Solar energy has made a difference in the lives of refugees from natural disasters and political unrest as well as people in remote corners of the world who don’t have access to modern technology. There are various solar-powered lamps, chargers, and cookers that have been provided to countless thousands of people around the world.
Thanks to some researchers at MIT, residents of a remote jungle village in Mexico’s Yucatan Peninsula are drinking purified water using power from the sun.
For the past two years, the 450 mostly subsistence farmer residents of the community of Mancalona have been using a water purification system engineered by MIT researchers. The system contains two solar panels that produce electricity, which powers a set of pumps that push water through semipermeable membranes, producing purified water via the reverse osmosis process. The setup works for both brackish well water and collected rainwater.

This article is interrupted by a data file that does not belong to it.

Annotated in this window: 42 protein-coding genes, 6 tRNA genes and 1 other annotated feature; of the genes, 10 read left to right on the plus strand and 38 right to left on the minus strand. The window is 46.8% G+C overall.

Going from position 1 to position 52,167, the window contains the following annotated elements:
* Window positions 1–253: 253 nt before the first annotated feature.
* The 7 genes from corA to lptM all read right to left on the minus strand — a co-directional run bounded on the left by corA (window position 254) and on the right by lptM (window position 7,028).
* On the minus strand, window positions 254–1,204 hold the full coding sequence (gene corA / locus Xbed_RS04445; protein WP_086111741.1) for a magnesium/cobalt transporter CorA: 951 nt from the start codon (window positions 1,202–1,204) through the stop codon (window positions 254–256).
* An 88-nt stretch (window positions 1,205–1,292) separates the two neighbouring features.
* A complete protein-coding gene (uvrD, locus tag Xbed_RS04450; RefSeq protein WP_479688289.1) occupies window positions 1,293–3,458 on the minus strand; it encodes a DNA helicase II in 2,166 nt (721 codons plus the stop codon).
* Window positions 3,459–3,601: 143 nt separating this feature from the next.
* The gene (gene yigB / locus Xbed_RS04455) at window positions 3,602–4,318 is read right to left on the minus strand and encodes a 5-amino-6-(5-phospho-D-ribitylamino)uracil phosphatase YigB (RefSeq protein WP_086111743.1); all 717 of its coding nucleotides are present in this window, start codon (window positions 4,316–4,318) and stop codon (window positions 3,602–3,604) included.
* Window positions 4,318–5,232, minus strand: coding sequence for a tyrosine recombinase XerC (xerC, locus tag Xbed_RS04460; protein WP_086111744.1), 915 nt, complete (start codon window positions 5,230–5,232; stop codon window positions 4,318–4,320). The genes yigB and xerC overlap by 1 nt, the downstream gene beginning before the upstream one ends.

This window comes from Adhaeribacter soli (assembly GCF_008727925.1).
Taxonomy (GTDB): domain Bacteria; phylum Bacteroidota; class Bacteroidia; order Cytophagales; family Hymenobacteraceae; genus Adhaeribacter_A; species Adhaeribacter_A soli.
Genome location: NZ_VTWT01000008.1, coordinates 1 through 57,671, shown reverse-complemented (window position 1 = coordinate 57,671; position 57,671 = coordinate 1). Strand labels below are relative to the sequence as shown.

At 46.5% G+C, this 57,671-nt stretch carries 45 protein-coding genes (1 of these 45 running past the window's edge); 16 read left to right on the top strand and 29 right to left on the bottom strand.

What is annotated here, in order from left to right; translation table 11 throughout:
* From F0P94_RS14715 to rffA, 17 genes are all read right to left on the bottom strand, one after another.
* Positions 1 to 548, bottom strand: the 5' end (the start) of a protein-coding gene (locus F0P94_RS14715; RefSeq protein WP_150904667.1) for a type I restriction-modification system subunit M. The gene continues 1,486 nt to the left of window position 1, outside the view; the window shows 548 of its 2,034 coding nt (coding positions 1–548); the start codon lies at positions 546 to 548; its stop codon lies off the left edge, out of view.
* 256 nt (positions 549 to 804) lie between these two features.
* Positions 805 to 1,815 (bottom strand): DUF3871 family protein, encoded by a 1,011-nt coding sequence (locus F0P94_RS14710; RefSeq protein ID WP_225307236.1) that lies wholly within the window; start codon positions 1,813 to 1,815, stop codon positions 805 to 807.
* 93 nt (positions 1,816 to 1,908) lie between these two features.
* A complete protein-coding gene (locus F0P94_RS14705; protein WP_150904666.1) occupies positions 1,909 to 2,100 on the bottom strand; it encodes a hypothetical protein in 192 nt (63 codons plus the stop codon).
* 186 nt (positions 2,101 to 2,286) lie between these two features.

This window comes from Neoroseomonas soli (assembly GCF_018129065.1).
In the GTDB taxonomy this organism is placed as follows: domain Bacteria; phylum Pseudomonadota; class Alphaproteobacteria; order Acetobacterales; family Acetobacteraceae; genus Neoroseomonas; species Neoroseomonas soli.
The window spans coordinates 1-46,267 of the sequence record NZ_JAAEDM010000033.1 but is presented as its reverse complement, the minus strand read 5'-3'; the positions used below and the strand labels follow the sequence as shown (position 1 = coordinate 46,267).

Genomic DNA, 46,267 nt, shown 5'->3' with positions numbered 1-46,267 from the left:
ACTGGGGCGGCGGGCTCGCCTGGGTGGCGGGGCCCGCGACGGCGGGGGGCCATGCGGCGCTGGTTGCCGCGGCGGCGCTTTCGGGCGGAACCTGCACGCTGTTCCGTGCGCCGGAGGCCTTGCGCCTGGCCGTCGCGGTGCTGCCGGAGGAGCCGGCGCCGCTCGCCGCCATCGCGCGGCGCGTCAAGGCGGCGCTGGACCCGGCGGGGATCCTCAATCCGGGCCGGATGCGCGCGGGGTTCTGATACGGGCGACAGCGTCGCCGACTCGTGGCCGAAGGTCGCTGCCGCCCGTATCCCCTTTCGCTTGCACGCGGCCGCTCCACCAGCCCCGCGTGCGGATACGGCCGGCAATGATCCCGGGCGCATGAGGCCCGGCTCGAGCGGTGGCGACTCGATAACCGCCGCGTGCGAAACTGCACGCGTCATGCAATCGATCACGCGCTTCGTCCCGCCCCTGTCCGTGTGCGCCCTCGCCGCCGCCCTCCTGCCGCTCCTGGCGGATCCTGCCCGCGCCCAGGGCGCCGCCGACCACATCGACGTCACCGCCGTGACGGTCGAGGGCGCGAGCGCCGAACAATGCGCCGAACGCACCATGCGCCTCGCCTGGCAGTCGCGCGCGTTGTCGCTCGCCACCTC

The village operates the system as a business, selling 20-liter bottles of water to residents for 5 pesos — a price that the community agreed upon, and about one-tenth the price of bottled water that can be obtained from the nearest outside source. Part of the profits are set aside for maintenance and repair of the system, and the rest is invested back into the community.
The MIT team had previously demonstrated their system in the lab and in the field, but the Mexican project demonstrated that with some training, the local residents can operate and maintain the system completely on their own. They have shown that with careful design and proper training, non-expert communities can independently operate high-tech systems.
In the world: Remote Mexican village uses solar power to purify water
Photo, posted March 29, 2012, courtesy of NAIT via Flickr.
Earth Wise is a production of WAMC Northeast Public Radio.